JAKARTA, Indonesia – The search for the crashed Lion Air plane has found aircraft debris and passenger belongings on the seafloor but the object thought to be the fuselage is still eluding it, an Indonesian official said Wednesday, as chilling video of passengers boarding the fatal flight emerged.
Search and Rescue Agency chief Muhammad Syaugi said the seafloor findings give the search team confidence they will find the body of the aircraft. The location of the airplane’s “black box” flight data recorder has been identified, he said, but strong currents prevented it from being recovered.
“We saw belongings such as life jackets, pants, clothes scattered on the seabed,” Syaugi said. “We believe the fuselage will be around there, we hope that our target can be found.”
The 2-month-old Boeing 737 MAX 8 jet plunged into the Java Sea early Monday just minutes after taking off from Jakarta, killing all 189 people on board.
The disaster has reignited concerns about safety in Indonesia’s fast-growing aviation industry, which was recently removed from European Union and U.S. blacklists, and also raised doubts about the safety of Boeing’s new generation 737 MAX 8 plane.
Syaugi said one of the ships with high-tech equipment being used in the search dispatched a remote-operated vehicle that recorded parts of the aircraft on the seafloor but not the 22-meter (72-foot) -long object detected at a depth of 32 metres (105 feet) that is believed to be the fuselage. He said the area is about 400 metres (1,300 feet) from the co-ordinates where the airplane lost contact.
Three other objects in separate locations were reached by divers but turned out to be two sunken boats and a fish trap. A remote-operated vehicle was sent to the black box location “but the currents on the seabed were very strong, the ROV was carried away,” Syaugi said.
Searchers have sent 57 body bags containing human remains to police identification experts who on Wednesday said they’d identified their first victim, a 24-year-old woman, from a ring and a right hand.
Anguished family members have been providing samples for DNA tests and police say results are expected within 4-8 days.
Musyafak, the head of Said Sukanto Police Hospital, said nearly 150 samples for DNA testing have been collected but more are still needed, especially from parents and children of victims.
Boeing Co. experts were expected to arrive in Indonesia on Wednesday and Lion Air has said an “intense” internal investigation is underway in addition to the probe by safety regulators.
Data from flight-tracking sites show the plane had erratic speed and altitude in the early minutes of a flight on Sunday and on its fatal flight Monday. Safety experts caution, however, that the data must be checked for accuracy against the plane’s black boxes.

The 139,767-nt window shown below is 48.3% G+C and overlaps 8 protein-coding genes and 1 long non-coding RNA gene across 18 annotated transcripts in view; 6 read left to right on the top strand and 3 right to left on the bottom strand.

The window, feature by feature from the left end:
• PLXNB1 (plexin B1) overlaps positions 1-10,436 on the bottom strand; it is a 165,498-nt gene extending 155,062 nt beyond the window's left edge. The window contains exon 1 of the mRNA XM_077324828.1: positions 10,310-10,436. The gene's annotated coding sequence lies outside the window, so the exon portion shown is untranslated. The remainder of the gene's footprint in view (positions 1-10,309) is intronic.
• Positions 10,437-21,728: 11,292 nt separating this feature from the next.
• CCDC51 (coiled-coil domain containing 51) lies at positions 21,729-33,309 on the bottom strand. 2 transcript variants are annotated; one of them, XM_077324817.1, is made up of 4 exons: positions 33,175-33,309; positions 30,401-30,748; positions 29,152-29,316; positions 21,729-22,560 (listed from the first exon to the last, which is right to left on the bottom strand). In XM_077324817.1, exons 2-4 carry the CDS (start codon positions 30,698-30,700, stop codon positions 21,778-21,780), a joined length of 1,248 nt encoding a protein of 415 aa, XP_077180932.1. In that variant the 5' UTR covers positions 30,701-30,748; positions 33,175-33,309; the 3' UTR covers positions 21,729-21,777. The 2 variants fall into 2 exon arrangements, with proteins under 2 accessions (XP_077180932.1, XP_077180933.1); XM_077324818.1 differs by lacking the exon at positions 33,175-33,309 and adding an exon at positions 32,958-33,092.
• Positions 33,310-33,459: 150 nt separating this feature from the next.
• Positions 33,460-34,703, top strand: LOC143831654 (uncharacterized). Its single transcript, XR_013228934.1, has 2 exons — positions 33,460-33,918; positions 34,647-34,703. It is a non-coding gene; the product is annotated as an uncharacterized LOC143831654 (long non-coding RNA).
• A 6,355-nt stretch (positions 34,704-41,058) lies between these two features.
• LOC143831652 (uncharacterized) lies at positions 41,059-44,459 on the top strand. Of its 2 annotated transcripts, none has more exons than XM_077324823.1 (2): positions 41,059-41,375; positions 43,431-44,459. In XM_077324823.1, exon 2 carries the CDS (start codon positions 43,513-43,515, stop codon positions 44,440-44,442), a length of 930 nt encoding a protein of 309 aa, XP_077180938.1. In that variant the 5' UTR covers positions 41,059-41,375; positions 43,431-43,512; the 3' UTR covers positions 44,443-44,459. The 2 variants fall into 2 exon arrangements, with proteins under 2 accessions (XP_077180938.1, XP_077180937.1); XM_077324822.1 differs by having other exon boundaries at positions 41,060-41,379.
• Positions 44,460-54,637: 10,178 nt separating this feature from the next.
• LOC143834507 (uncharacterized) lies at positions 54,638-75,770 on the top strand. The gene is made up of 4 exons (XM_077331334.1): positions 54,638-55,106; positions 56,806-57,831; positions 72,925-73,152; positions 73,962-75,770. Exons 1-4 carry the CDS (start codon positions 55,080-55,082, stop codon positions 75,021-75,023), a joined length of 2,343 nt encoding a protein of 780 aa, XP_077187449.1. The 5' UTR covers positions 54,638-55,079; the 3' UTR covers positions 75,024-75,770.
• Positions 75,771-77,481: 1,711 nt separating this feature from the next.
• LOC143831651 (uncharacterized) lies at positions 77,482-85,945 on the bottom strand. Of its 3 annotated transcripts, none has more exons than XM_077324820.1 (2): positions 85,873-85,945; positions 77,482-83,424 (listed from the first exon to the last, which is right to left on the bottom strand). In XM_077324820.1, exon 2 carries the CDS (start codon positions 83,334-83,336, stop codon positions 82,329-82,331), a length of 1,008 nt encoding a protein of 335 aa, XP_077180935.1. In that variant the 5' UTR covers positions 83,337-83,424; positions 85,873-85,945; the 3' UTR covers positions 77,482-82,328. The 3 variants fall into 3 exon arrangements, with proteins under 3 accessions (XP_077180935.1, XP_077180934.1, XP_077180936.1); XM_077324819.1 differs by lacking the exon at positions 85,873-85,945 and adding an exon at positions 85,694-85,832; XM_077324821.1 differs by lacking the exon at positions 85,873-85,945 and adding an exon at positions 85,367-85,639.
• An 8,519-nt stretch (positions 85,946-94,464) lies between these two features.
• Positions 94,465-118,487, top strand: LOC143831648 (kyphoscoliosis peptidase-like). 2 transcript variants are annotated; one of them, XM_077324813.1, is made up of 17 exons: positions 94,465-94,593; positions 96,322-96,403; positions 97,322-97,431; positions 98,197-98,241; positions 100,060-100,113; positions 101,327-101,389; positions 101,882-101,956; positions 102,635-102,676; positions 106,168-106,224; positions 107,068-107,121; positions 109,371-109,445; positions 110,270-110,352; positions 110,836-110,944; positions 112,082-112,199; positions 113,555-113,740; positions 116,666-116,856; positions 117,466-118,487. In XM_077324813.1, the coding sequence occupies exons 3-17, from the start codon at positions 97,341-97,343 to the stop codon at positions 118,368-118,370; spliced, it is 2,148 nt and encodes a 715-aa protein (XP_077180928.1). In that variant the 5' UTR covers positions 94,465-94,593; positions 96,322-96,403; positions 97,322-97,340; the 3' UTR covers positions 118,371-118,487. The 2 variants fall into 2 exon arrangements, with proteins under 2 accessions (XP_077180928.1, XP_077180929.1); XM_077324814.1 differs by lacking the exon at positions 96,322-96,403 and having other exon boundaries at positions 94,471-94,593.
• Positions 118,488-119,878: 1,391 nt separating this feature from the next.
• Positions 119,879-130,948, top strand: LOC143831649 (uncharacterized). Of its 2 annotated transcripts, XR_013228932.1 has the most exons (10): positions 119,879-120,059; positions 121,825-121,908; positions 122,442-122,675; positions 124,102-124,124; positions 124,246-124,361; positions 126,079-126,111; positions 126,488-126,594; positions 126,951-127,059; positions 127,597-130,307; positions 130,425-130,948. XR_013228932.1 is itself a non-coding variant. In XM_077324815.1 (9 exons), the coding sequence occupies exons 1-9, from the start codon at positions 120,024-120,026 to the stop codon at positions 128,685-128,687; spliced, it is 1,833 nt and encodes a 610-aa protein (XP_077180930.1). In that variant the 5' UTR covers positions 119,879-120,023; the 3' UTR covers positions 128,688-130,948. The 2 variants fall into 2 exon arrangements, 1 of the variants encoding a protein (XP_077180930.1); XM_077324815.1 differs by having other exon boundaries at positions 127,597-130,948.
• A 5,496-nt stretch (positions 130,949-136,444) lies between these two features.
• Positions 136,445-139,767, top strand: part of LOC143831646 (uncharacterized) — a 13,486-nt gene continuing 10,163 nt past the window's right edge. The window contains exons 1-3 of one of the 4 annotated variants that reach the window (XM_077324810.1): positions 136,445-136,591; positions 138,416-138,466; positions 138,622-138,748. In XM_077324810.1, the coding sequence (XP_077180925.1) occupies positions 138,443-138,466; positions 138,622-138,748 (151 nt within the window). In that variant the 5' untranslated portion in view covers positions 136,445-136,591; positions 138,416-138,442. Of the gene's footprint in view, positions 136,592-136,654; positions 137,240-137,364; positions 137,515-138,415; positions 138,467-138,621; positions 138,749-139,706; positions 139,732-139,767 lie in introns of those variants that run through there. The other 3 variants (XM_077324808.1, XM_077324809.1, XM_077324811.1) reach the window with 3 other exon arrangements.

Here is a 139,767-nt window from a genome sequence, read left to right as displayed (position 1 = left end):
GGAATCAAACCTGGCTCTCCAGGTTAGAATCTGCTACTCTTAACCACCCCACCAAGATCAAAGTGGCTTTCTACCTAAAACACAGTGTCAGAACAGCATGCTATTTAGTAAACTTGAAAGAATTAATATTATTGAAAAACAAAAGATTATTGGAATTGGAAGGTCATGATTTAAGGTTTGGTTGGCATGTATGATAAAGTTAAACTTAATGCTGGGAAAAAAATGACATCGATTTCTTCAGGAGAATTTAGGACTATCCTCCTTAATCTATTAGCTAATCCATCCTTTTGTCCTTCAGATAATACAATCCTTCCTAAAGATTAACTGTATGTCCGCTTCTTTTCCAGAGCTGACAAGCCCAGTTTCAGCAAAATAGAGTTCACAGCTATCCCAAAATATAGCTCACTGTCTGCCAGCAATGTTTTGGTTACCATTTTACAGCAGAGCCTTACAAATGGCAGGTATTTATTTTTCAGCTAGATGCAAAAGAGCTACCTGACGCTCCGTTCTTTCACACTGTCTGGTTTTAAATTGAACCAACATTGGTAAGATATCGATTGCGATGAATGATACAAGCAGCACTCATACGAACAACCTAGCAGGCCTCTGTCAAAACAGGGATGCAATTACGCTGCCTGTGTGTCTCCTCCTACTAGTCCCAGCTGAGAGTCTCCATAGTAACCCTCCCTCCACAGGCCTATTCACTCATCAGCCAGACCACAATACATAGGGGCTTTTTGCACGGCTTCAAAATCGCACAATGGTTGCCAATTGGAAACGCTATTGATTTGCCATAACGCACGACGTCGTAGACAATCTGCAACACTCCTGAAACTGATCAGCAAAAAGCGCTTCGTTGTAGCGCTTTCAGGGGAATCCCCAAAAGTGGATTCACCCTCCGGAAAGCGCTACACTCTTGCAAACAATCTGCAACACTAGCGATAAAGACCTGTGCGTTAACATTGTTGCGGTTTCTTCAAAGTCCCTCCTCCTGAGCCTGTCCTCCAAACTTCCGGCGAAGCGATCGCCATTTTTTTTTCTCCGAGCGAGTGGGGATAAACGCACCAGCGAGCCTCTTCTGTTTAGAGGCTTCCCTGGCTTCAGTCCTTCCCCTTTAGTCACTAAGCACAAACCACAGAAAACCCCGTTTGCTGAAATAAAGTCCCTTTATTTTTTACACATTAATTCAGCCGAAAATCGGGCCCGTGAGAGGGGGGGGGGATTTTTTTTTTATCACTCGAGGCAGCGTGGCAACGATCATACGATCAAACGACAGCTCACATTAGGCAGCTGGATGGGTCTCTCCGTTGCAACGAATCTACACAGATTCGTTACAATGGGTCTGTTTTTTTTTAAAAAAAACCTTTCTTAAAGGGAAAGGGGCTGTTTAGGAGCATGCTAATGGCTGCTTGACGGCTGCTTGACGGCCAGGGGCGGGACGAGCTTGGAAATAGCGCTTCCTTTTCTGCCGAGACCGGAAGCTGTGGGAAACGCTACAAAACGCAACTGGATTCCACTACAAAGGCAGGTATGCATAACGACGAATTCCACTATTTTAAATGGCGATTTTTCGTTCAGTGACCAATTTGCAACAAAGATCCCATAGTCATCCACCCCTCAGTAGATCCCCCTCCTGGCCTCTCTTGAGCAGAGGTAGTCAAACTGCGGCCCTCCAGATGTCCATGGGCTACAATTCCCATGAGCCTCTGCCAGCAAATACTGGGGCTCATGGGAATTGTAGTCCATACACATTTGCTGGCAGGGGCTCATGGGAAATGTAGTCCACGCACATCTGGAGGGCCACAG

Several passengers on the Sunday flight from Bali to Jakarta have recounted problems that included a long-delayed takeoff for an engine check and terrifying descents in the first 10 minutes in the air.
Two interviewed on Indonesian TV recalled details such as a strange engine sound, a smell of burnt cables, and panicked passengers crying out for God to save them as the plane rapidly lost altitude. Later in the flight, a man who was either the captain or first officer walked through the plane and returned to the cockpit with what looked like a large manual.
Lion Air has said maintenance was carried out on the aircraft after the Sunday flight and a problem, which it didn’t specify, was fixed.
Indonesian TV broadcast a smartphone video of passengers boarding Flight 610, its mundane details transformed into unsettling moments by knowledge of the tragedy that would transpire.
It showed passengers’ boarding passes being checked and people walking along a concourse and then down stairs with bright red and white Lion Air jets visible on the tarmac.
At one point, the passenger who shot the video, Paul Ferdinand Ayorbaba, zoomed in on the flight number on his boarding pass. A part of the video shows passengers walking up the boarding stairs to a Lion jet.
“My husband sent that video to me via WhatsApp. It was his last contact with me, his last message to me,” said Inchy Ayorbaba, interviewed at the Jakarta police hospital where she had taken their three children for DNA tests.
The messaging app’s timestamp showed the video was sent about 35 minutes before the plane took off, said Ayorbaba, who first saw the message at 6:30 a.m., some 10 minutes after the plane departed, and then went back to sleep.
Lion Air’s technical director was removed from duty Wednesday at the order of the Transport Ministry. It also has ordered all Boeing 737 MAX 8 planes operated by Lion Air and national carrier Garuda to be inspected. Lion has ordered 50 of the jets, worth an estimated $6.2 billion, and currently operates nine.
Daniel Putut, a Lion Air managing director, said Tuesday evening the airline has many questions for Boeing.
“Of course there are lots of things we will ask them, we all have question marks here, ‘Why? What’s the matter with this new plane,'” Putut said.
The crash is the worst airline disaster in Indonesia since 1997, when 234 people died in the crash of a Garuda flight near Medan. In December 2014, an AirAsia flight from Surabaya to Singapore plunged into the sea, killing all 162 on board.
Indonesian airlines were barred in 2007 from flying to Europe because of safety concerns, though several were allowed to resume services in the following decade. The ban was completely lifted in June. The U.S. lifted a decadelong ban in 2016.
Lion Air, a discount carrier, is one of Indonesia’s youngest and biggest airlines, flying to dozens of domestic and international destinations. It has been expanding aggressively in Southeast Asia, a fast-growing region of more than 600 million people.
Associated Press journalist Andi Jatmiko contributed to this report.